Once one understands the idea, everything falls into place a little more, and it does Continue reading CAPSULE: SATAN HATES YOU (2009)

BORDERLINE WEIRD: NOWHERE (1997)

DIRECTED BY:  Gregg Araki

FEATURING: James Duval, Rachel True

PLOT:  Shallow L.A. teenagers take drugs and have kinky sex all day in preparation for the party of the year, while a rubber alien reptile occasionally stalks and abducts them.

nowhere

WHY IT WON’T MAKE THE LIST:  As an attempt at a contemporary update of Repo Man by way of Clueless, Nowhere is weird, but only in the most superficial way possible; ultimately, it lacks the emotional and thematic chops to earn itself a more dignified adjective than “silly” (although less dignified adjectives like “self-indulgent,” “pretentious” and “annoying” do spring to mind).

COMMENTS:  It begins with the portentous pronouncement “L.A. is like… nowhere.  Everyone who lives here is lost,” voiced with emotionless fervor by “Dark” (Keanu Reeves impersonator James Duval) as he masturbates in the shower.  (This should be your first hint that you might want to skip this movie: do you really want to spend 82 minutes watching an inferior version of Keanu Reeves?)  In the course of a day, the film introduces us to such lost characters as bulimiacs, drug addicts, vanishing valley girls, a “Baywatch” hunk/rapist, and teen dominatrices, all of whom are at bottom indistinguishable but for their preferences in body piercings.  Their chief defining characteristic is a lack of character.  What little character development there is involves Dark’s doomed search for true love and his fruitless attempts to convince bisexual gal pal Mel (Rachel True) to stop sharing her nubile body with every Tom, Dick and Mary.  Too occasional chuckles come via the vulgar and exaggerated teen slang. (A three way cameo conversation between val-gals Traci Lords, Shannen Doherty and Rose McGowan about potential beaus to take to the big party who are not gay, dead by their own hand, or under-hung is an engagingly braindead highlight).  Any lighthearted satirical momentum the film may muster, however, is destroyed by the intrusion of ugly realities like date rape and teen suicide that belong in a non-joke movie that would treat these topics with respect.  Writer/director Akari aims his wit at an incredibly easy target—vapid Hollywood teenagers—but he hardly appears less shallow than they are; whenever the script veers dangerously near something that looks like a real human emotion, as in the climax, he’s quick to deploy predictable Gen-X irony to turn the scene into an absurd joke before his skill at eliciting genuine empathy can be tested.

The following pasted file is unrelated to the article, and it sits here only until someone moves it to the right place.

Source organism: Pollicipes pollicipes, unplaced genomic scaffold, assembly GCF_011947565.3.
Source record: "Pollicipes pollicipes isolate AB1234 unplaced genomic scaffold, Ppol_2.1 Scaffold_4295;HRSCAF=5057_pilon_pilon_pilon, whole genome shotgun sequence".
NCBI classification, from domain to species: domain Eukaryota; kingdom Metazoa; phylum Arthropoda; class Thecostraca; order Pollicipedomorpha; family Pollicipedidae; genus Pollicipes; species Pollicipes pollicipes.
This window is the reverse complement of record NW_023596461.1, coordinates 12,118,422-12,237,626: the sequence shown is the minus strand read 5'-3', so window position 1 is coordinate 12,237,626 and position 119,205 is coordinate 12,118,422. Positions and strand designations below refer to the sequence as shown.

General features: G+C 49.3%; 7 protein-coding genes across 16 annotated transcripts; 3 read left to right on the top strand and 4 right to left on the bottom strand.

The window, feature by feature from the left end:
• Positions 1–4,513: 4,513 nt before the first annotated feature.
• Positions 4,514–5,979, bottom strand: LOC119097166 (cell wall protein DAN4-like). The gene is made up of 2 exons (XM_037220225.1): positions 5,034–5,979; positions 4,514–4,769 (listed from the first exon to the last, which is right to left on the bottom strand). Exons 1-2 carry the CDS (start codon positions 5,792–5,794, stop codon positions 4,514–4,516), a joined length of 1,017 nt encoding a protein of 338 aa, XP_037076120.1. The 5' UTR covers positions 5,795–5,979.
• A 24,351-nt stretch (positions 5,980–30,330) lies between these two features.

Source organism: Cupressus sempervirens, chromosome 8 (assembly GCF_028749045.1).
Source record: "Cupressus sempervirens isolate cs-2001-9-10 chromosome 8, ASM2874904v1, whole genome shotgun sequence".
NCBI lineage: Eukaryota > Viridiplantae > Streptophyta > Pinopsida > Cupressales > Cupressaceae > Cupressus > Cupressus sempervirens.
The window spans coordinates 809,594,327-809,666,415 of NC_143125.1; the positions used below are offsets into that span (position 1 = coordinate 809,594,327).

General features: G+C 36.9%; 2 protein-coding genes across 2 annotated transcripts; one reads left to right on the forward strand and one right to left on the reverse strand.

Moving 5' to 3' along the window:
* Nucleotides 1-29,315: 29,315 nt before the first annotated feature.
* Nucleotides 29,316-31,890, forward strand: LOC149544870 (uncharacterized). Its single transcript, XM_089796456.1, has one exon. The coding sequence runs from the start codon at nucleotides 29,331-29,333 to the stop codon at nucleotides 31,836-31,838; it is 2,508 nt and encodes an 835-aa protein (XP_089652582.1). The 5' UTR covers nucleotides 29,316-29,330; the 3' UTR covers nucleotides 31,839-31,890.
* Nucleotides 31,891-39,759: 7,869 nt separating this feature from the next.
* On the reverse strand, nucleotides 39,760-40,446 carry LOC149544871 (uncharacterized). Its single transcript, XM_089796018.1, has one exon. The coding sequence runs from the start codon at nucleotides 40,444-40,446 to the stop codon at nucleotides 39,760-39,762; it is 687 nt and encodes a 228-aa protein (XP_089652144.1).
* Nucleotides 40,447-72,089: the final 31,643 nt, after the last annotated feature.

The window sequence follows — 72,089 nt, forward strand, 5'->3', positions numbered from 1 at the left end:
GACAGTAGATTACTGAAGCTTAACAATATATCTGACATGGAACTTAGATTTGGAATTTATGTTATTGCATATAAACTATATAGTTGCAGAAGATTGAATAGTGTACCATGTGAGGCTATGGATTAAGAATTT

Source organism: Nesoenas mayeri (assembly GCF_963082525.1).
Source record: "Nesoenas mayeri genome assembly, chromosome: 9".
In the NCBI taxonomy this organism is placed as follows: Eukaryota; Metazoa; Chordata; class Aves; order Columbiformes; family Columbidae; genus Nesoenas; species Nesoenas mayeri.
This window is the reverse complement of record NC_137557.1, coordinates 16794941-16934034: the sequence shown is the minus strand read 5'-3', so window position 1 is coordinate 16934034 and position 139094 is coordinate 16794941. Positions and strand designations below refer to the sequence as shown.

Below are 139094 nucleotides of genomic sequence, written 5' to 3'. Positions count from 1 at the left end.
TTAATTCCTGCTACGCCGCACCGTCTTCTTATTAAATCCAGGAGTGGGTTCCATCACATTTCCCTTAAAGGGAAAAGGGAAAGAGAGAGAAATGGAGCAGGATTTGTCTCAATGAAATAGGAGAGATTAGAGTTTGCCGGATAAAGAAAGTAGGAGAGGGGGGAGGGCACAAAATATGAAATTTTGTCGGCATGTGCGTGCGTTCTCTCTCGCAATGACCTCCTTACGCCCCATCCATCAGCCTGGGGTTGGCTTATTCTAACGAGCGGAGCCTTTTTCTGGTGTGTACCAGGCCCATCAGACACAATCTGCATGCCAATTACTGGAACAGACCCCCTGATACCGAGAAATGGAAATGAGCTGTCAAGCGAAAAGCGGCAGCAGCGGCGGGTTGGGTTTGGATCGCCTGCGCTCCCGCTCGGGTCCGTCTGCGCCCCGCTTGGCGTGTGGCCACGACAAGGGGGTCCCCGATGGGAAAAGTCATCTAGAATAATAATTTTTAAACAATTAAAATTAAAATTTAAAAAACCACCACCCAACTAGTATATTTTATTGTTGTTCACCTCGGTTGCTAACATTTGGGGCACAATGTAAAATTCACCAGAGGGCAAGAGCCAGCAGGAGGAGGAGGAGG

The teens’ irresponsible “empty” hedonistic lifestyle of drugs, partying, and humping hot bodies actually looks pretty appealing, if only the company didn’t totally blow.  The flick may be enjoyed by smart teenagers (even though director Araki seems to have nothing but contempt for teens), but impressionable young minds should be steered towards better adolescent angst comedies like Heathers if it at all possible.  Not currently available on DVD in North America.

WHAT THE CRITICS SAY:

“This live-action cartoon might be described as a surreal ‘American Graffiti’ crossed with a kinky ‘Beverly Hills 90210,’ as imagined by a punked-out acolyte of John Waters or Andy Warhol…  If it weren’t so overpopulated and desperate to shock, ‘Nowhere’ might have succeeded as a maliciously cheery satire of Hollywood brats overdosing on the very concept of Hollywood.”–Steven Holden, The New York Times (contemporaneous)